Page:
WASHINGTON (PAI) — When it comes to unions and Republican President-elect Donald Trump, veteran organizer Phil Cohen has a short and blunt warning: “Prepare for the worst.”
And, adds Cohen, who battled some of the worst firms in the country in his years of organizing textile workers in the rabidly anti-union South, that means training your members and their allies in how to battle the worst, too.
Cohen drew on his decades of experience in Southern organizing, particularly in Jackson, Miss., to comment on how workers should confront the millionaire mogul. Cohen’s detailed that experience in a new book, The Jackson Project, which he discussed at the AFL-CIO on Dec. 6.
In his career with the Amalgamated Clothing and Textile Workers, Cohen traveled all over the South, organizing workers in that industry in the most-hostile environment possible. Hate was so bad that Cohen slept with a gun near his pillow, and carried it while on the job.
And he wasn’t the only one. “In one case, a business agent for ACTWU was blown away by a shotgun during a strike,” Cohen said. He called organizing in textiles—an industry that now almost doesn’t exist in the U.S.—“desperate and dangerous.”
As for Jackson, “It had a history of really bloody labor riots,” Cohen notes. And ACTWU around the South was strong in citadel cities, but surrounded by such hostility elsewhere that workers and organizers did not feel safe.
“I wanted to convey to the average person what we feel” when organizing and defending ourselves in the union movement, he explained. “I wanted to convey the feel of a union campaign as it unfolds, day to day, point A to point B. Organizing is organizing.” By contrast, “The majority of books about unions are written by outside intellectuals.”
This one is written from his own experience and that of the workers he aided.
It’s that experience, Cohen said—especially at a plant in Jackson that changed hands three times in one year, going from an “owner that didn’t like unions” to an hostile owner to a “flat-out union buster”—that gives him the background for his advice about confronting Trump.
But it’s complicated by the fact that nobody, not even Trump, knows which way Trump will jump. The president-elect, Cohen says, has just one goal at heart: To do what’s best for Donald Trump.
If that means leaving unions alone, he’ll do so. If it means trying to destroy them, he’ll do so. So union members and allies must prepare for that worst scenario, Cohen warns.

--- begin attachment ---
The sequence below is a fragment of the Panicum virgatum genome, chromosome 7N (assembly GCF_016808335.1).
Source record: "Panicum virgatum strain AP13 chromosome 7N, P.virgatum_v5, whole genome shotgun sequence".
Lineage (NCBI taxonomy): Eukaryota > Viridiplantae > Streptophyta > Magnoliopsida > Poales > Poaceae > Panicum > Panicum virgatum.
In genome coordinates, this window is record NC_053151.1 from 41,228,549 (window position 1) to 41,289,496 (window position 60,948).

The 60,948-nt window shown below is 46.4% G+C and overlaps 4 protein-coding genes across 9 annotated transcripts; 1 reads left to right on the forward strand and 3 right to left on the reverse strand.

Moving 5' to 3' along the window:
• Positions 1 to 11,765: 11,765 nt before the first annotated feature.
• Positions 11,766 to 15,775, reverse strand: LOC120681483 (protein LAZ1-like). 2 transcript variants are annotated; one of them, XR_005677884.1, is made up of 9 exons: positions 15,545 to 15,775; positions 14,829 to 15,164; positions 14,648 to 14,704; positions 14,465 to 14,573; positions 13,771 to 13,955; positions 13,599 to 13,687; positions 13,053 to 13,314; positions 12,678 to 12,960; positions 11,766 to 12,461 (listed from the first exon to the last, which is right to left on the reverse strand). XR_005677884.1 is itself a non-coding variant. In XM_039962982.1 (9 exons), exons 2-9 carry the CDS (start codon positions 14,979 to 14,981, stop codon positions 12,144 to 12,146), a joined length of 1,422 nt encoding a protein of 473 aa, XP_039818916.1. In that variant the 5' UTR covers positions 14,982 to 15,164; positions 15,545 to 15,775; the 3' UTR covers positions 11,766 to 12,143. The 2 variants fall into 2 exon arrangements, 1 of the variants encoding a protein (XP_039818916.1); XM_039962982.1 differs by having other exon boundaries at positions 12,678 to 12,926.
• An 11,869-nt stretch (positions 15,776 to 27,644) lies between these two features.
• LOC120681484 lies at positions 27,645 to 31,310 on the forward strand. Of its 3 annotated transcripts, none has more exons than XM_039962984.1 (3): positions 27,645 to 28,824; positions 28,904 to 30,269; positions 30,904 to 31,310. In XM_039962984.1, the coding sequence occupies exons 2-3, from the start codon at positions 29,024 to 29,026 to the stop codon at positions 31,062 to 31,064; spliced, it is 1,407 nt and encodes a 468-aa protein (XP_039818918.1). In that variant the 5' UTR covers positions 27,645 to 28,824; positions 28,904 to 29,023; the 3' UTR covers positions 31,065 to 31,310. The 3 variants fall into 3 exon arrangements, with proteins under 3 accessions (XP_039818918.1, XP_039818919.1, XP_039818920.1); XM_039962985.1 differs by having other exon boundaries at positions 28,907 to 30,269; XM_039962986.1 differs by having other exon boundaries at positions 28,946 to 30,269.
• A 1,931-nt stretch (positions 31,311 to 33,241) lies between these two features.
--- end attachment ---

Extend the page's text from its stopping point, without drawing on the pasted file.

“Even George W. Bush had some values” linked to the Constitution and the laws, Cohen said of the prior anti-union Republican president. Trump, he says, may not.
“The worst” could include Trump joining congressional Republicans in advocating a national right-to-work law, which would trash union finances. The 2016 Republican platform advocates such a law.
But that move would pale against the ultimate GOP scheme, Cohen warns: Repeal of Section 7 of the National Labor Relations Act, the key language in the nation’s basic labor law that explicitly gives workers the right to organize for their own protection.
“If he (Trump) thinks it’s to his advantage to wipe us off the face of the earth, that’ll be an apocalypse” for unions – and workers must prepare to battle that prospect, Cohen adds.
Workers’ preparation must create a “campaign to make it in his (Trump’s) best interests to stand down” from trying to destroy organized labor. It means each worker must be “a consummate warrior” ready to “fight ruthlessly” for the cause, but without hatred, as hatred sets you back into the past.
And it means constructing a campaign with, among other things, entertainment value and even a dash of humor, because that’s what wins people to your side, Cohen said. That entertainment emphasis helped Trump win the electoral vote that will put him in the White House on Jan. 20, Cohen commented. But Trump also stressed down-to-earth themes.
“We’ll have to teach our ground troops – from student activists to our own members – how to be deliberate and committed, and how to keep our emotions out of it,” Cohen said.